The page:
Project description:Poor pesticide handling practices and risk-awareness among African farmers puts human health and the environment at risk. To investigate information available to farmers in Zanzibar (Tanzania), an interview study was conducted with retailers, and governmental pesticide importation to Zanzibar was examined. Pesticide retailers in Zanzibar did not have the necessary knowledge to safely handle or to advise farmers on proper use of pesticides. Licensed shop owners were rarely found in the shops; instead, untrained personnel were employed to sell the pesticides. Implementation of the legislation was weak, mainly due to lack of surveillance by governmental institutions. Poor governmental importation practices and unregulated private imports indicate serious weakness in the management of pesticide importation in Zanzibar. The situation calls for increased attention on the monitoring of pesticide importation and sales to protect the health of farmers and retailers, as well as the environment.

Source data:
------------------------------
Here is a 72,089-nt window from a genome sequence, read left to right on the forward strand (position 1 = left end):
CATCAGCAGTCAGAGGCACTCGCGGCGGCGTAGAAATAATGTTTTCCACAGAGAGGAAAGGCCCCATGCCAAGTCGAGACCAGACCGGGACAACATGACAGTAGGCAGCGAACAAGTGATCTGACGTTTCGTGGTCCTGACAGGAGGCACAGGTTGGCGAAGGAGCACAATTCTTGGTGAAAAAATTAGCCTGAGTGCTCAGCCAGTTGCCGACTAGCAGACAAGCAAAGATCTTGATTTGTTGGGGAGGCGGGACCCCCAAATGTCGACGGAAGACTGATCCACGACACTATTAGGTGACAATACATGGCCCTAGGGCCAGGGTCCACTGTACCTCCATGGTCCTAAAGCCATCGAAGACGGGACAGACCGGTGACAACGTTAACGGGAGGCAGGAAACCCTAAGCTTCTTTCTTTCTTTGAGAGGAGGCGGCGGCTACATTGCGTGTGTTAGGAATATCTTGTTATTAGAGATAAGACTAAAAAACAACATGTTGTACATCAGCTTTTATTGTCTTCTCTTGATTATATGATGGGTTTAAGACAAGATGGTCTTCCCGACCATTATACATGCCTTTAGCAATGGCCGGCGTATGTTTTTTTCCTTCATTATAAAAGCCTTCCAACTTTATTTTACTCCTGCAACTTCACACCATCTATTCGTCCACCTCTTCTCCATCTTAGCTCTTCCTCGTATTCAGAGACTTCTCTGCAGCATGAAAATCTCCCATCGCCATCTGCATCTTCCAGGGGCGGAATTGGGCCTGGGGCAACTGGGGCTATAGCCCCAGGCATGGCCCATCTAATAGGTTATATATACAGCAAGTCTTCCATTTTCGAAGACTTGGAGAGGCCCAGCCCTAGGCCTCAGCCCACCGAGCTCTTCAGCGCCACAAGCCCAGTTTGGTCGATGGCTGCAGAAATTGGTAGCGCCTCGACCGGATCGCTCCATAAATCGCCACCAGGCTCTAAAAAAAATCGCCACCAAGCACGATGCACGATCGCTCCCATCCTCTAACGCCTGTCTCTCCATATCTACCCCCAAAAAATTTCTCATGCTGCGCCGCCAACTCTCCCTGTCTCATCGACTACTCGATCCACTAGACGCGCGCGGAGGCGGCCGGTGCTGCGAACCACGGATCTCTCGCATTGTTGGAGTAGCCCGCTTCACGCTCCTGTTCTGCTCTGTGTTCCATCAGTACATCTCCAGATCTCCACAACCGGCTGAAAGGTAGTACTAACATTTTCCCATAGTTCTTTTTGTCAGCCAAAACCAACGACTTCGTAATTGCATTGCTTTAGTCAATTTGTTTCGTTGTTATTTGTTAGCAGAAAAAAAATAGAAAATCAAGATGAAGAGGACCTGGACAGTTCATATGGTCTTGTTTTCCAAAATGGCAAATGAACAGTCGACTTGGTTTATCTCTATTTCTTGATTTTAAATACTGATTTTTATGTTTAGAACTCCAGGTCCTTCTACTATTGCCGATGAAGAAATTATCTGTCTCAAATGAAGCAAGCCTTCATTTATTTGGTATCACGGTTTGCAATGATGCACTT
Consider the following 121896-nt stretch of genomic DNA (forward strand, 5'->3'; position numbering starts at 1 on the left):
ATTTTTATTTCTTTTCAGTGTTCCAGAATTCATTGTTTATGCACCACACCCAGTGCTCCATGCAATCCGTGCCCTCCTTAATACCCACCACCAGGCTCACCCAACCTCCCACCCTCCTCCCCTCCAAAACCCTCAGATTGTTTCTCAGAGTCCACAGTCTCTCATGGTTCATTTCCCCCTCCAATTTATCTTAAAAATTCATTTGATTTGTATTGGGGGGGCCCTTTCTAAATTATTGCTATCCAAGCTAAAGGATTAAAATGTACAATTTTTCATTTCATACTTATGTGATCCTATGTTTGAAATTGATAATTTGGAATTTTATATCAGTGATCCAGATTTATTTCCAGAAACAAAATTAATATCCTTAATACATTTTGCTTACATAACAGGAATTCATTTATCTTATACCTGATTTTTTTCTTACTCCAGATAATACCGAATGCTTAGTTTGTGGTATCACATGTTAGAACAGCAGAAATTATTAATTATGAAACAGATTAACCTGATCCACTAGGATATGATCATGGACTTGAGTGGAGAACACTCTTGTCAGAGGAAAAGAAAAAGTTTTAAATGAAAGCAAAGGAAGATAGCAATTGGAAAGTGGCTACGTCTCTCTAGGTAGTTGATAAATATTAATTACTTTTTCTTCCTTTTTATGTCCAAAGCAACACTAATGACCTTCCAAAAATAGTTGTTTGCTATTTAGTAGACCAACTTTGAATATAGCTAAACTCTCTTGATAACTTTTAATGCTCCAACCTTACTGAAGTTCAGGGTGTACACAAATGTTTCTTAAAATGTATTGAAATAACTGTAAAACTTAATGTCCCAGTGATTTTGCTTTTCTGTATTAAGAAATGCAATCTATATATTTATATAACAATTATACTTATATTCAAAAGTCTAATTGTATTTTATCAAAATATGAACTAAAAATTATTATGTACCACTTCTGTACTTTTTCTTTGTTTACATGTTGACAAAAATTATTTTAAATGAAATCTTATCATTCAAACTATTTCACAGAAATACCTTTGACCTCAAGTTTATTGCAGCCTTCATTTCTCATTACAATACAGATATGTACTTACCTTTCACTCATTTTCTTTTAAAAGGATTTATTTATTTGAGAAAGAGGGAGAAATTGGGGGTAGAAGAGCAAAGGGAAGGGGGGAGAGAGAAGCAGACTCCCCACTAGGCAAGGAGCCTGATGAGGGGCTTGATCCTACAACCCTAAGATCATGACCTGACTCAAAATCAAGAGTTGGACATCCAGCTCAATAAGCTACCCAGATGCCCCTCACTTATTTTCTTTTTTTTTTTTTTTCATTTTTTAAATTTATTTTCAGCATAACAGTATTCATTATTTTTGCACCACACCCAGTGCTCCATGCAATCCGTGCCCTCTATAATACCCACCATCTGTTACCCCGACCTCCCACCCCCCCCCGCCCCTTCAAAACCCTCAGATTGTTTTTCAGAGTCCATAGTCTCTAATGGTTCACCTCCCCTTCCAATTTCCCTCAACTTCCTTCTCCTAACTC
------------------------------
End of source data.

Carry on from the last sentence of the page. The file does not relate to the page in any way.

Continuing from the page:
Project description:Pesticide exposure is associated with deleterious health effects. Prior studies suggest Latino farmworkers perceive little control over their occupational health. Using the Health Belief Model as a theoretical guide, we explored the perceptions of Latino farmworkers working in tobacco in North Carolina (n = 72) about benefits and facilitators of pesticide protective behaviors as well as barriers, and strategies to overcome barriers to their use. Interviews were conducted with participants at farmworker housing during non-work time. Qualitative data were analyzed using ATLAS.ti. Farmworkers recognized pesticide protective behaviors as helping them to not get sick and stay healthy. Farmworkers perceived work experience as facilitating protective behaviors. Wetness in the field was the most commonly cited barrier to protective behavior use. To overcome this barrier, farmworkers suggested use of water-resistant outerwear, as well as packing a change of clothes for mid-day, with space and time to change provided by employers. Examination of the efficacy and feasibility of farmworkers' suggestions for addressing barriers is warranted. Training and behavior modeling by experienced peers may improve behavior adoption and perceived control.